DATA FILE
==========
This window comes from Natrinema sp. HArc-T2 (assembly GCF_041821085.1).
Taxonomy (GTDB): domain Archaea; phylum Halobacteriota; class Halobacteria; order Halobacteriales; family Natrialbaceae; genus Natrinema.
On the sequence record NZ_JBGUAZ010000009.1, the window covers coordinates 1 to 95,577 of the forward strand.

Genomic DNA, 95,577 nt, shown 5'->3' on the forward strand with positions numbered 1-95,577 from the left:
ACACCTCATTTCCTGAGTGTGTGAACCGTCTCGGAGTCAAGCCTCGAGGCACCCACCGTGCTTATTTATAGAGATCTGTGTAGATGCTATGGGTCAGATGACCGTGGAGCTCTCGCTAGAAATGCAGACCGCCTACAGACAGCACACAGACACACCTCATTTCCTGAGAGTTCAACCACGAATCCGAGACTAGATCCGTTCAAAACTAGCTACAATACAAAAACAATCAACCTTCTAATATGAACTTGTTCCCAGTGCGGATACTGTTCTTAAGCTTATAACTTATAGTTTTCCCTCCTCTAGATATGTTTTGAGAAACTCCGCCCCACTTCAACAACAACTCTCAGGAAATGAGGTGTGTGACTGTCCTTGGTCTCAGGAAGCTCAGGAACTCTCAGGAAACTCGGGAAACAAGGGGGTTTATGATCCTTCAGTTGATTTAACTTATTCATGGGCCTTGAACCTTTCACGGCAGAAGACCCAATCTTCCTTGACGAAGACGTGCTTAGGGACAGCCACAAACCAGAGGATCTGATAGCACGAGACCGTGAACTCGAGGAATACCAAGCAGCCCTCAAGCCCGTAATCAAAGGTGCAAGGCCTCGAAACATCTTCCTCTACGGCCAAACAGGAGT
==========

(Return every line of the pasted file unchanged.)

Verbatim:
This window comes from Natrinema sp. HArc-T2 (assembly GCF_041821085.1).
Taxonomy (GTDB): domain Archaea; phylum Halobacteriota; class Halobacteria; order Halobacteriales; family Natrialbaceae; genus Natrinema.
On the sequence record NZ_JBGUAZ010000009.1, the window covers coordinates 1 to 95,577 of the forward strand.

Genomic DNA, 95,577 nt, shown 5'->3' on the forward strand with positions numbered 1-95,577 from the left:
ACACCTCATTTCCTGAGTGTGTGAACCGTCTCGGAGTCAAGCCTCGAGGCACCCACCGTGCTTATTTATAGAGATCTGTGTAGATGCTATGGGTCAGATGACCGTGGAGCTCTCGCTAGAAATGCAGACCGCCTACAGACAGCACACAGACACACCTCATTTCCTGAGAGTTCAACCACGAATCCGAGACTAGATCCGTTCAAAACTAGCTACAATACAAAAACAATCAACCTTCTAATATGAACTTGTTCCCAGTGCGGATACTGTTCTTAAGCTTATAACTTATAGTTTTCCCTCCTCTAGATATGTTTTGAGAAACTCCGCCCCACTTCAACAACAACTCTCAGGAAATGAGGTGTGTGACTGTCCTTGGTCTCAGGAAGCTCAGGAACTCTCAGGAAACTCGGGAAACAAGGGGGTTTATGATCCTTCAGTTGATTTAACTTATTCATGGGCCTTGAACCTTTCACGGCAGAAGACCCAATCTTCCTTGACGAAGACGTGCTTAGGGACAGCCACAAACCAGAGGATCTGATAGCACGAGACCGTGAACTCGAGGAATACCAAGCAGCCCTCAAGCCCGTAATCAAAGGTGCAAGGCCTCGAAACATCTTCCTCTACGGCCAAACAGGAGT